This article is from the archive of our partner .

Quick, what advertiser holds the record for minimal amount of time to take on global politics, possibly upend a deal with mega-market China, draw accusations of  belittling cultural oppression while promoting a brand in front of about 100 million people?

Answer: It may be Groupon, who managed the above in about thirty seconds.

The ad, which aired during the Super Bowl, built on two previous ads that took on global issues like dwindling whale populations or the Brazilian rainforest, but then jumped over to humorous spins (i.e. cutting away from shots of bulldozers flattening trees to model Elizabeth Hurley touting spa discounts, saying "but not all deforestation is bad"). This one opened with shots of Tibetans and a voiceover that talked about a threatened people and culture swiftly moved to scenes within a Chicago Himalayan restaurant where actor Timothy Hutton essentially shrugged off Tibet's woes because in Chicago "they still whip up an amazing fish curry." Plus, with Groupon, an internet service that crowd-sources discounts, he could get the curry on the cheap.

Detractors were quick to log into their Twitter accounts and vent their rage, but Gawker's Max Read, an initial critic, says he had an "Oh" moment after speaking with a rep from the Internet company. It ends up that Groupon buried the lead--the Hutton ad, like the one featuring Hurley, is part of a fundraising campaign called Save the Money that matches donations to one of three causes (more are pending). Saving the whales and the Brazilian rainforest are two of the current causes, and Hutton's ad was meant to call attention to cheap deals as well as the site's campaign to support The Tibet Fund's humanitarian aid mission. For Gawker's Read, this additional information changes things. For him, the ad was no longer offensive, but simply stupid. But it did leave him wondering: "how hard would it be, white text on black background with the donation website address? Five seconds would be more than enough."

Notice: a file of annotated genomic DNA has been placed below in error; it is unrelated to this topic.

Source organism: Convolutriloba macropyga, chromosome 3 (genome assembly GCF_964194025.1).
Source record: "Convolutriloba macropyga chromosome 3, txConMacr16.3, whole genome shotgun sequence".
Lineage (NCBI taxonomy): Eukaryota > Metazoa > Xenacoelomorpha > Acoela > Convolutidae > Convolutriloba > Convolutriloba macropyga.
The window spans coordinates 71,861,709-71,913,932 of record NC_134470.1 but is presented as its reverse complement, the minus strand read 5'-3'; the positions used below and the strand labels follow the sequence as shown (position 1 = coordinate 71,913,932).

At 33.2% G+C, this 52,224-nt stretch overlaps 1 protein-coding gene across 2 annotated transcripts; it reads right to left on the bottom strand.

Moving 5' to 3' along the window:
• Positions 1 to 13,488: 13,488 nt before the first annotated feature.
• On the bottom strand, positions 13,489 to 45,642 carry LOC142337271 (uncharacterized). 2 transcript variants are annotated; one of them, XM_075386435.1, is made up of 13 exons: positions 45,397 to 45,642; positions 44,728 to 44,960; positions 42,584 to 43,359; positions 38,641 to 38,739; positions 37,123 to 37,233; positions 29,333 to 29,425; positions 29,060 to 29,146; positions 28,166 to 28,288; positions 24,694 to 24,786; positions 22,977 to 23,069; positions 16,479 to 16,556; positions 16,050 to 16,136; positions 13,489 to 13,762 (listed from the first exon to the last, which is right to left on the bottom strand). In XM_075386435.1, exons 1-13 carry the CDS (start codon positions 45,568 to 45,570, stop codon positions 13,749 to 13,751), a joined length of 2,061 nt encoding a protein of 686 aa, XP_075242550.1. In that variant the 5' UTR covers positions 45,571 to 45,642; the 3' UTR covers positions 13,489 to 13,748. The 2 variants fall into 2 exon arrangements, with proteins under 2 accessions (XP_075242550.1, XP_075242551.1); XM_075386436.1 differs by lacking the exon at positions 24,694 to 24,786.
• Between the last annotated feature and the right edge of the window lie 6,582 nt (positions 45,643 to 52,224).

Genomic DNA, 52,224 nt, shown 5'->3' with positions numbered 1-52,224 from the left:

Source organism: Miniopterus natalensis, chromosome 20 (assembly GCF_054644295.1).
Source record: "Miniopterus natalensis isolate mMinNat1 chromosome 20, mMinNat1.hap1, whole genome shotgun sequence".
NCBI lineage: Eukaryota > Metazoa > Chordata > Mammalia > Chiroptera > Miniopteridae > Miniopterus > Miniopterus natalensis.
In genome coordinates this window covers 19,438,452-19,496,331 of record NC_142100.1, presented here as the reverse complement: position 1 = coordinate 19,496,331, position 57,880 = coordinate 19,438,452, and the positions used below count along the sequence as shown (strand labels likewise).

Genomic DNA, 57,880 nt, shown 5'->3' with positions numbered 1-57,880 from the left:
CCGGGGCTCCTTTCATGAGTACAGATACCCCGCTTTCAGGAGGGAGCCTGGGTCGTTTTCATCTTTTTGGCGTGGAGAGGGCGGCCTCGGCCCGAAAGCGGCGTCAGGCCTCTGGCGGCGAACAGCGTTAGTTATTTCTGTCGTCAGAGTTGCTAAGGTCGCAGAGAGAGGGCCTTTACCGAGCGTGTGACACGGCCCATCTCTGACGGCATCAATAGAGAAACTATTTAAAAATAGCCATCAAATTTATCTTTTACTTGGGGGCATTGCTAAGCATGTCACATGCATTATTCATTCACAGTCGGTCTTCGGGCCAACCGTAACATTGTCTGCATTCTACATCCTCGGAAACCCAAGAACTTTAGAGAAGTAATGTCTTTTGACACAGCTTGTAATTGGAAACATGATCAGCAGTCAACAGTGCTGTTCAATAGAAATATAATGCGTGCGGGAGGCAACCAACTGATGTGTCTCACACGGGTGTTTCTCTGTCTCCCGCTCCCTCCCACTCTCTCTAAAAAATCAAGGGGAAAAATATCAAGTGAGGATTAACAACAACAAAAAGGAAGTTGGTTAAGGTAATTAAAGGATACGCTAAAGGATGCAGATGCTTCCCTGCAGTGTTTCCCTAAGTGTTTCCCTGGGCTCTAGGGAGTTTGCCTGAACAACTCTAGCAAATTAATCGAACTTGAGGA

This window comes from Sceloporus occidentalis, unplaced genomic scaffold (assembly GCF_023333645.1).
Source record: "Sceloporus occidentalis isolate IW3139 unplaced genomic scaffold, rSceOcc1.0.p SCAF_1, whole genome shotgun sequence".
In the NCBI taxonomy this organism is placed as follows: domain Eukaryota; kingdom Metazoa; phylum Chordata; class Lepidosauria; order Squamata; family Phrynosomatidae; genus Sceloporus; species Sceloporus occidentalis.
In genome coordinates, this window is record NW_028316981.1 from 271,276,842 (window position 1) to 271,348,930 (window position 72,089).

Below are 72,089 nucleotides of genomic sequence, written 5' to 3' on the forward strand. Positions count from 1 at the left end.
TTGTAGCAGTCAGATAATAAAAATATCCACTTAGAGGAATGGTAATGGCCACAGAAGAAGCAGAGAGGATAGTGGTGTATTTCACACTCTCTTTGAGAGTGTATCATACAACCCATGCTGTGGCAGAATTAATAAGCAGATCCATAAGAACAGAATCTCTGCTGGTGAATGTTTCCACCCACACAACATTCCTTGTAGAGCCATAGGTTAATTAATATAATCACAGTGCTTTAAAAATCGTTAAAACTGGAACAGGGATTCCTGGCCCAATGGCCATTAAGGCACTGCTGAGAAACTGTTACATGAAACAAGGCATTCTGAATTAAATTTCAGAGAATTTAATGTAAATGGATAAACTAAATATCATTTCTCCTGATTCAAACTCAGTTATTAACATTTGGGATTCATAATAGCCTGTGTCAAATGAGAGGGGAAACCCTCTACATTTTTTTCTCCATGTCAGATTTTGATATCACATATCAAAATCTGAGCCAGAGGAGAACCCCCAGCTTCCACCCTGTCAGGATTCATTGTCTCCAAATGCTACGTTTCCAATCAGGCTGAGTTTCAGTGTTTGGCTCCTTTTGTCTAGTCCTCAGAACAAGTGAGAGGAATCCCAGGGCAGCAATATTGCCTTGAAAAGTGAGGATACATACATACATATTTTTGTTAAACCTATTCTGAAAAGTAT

But does this added information make things better? Critics have started to weigh in on the ad and its possible impact beyond becoming the latest Kenneth Cole #Cairo moment.

  • It Wasn't That Bad  ReadWriteWeb's Marshall Kirkpatrick says  "The joke is on anyone who really cares. It came across as the kind of out-of-touch humor that overprivileged, spiritually mean, advertising industry creatives (specifically, the kind that kids refer to as "douchebags") would come up with. Another perspective: As Rabbi Eliyahu Fink said on Twitter tonight, "Amazing. More people are offended by Groupon's ads than the coarse objectification of women in EVERY SINGLE OTHER AD!"
  • Good One, Groupon  Advertising Age's Ken Wheaton-- who previewed the 30-second spot before it officially aired liked the ad. He said the morose this-is-bad lead in had him thinking "'now the social-cause crew has invaded Super Bowl advertising to guilt-trip me about something else. Let me drink my beer and, further, GET OFF MY LAWN.' But, no! Cut to Hutton sitting in a restaurant and saying, 'But they still whip up an amazing fish curry. And since 200 of us bought a Groupon.com, we're each getting $30 worth of Tibetan food for $15 at Himalayan restaurant in Chicago.' Good one, Groupon."
  • Total Fail  Ogilvy and Mather's SVP of Digital Strategy Rohit Bhargava Tweeted "Groupon seems to have achieved the unique feat of paying $3M to lose customers who previously loved them."
  • New Bar for Stupidity  CEO of Spil Games Asia and angel investor Marc van der Chijs says Groupon probably cost itself the Chinese market. "They dug a big hole for themselves to fall into: how stupid can you be to air a pro-Tibet commercial during the Superbowl to promote your company?" he asks, adding,  "Not only does it upset a lot of their US customers, but it may get Groupon China in trouble as well. Tibet is one of the most sensitive issues in China and whatever you think about it, you should not touch it as a foreign company if you want to run a business here."

Here's the ad:




Elizabeth Hurley's ad:



This article is from the archive of our partner The Wire.

We want to hear what you think about this article. Submit a letter to the editor or write to letters@theatlantic.com.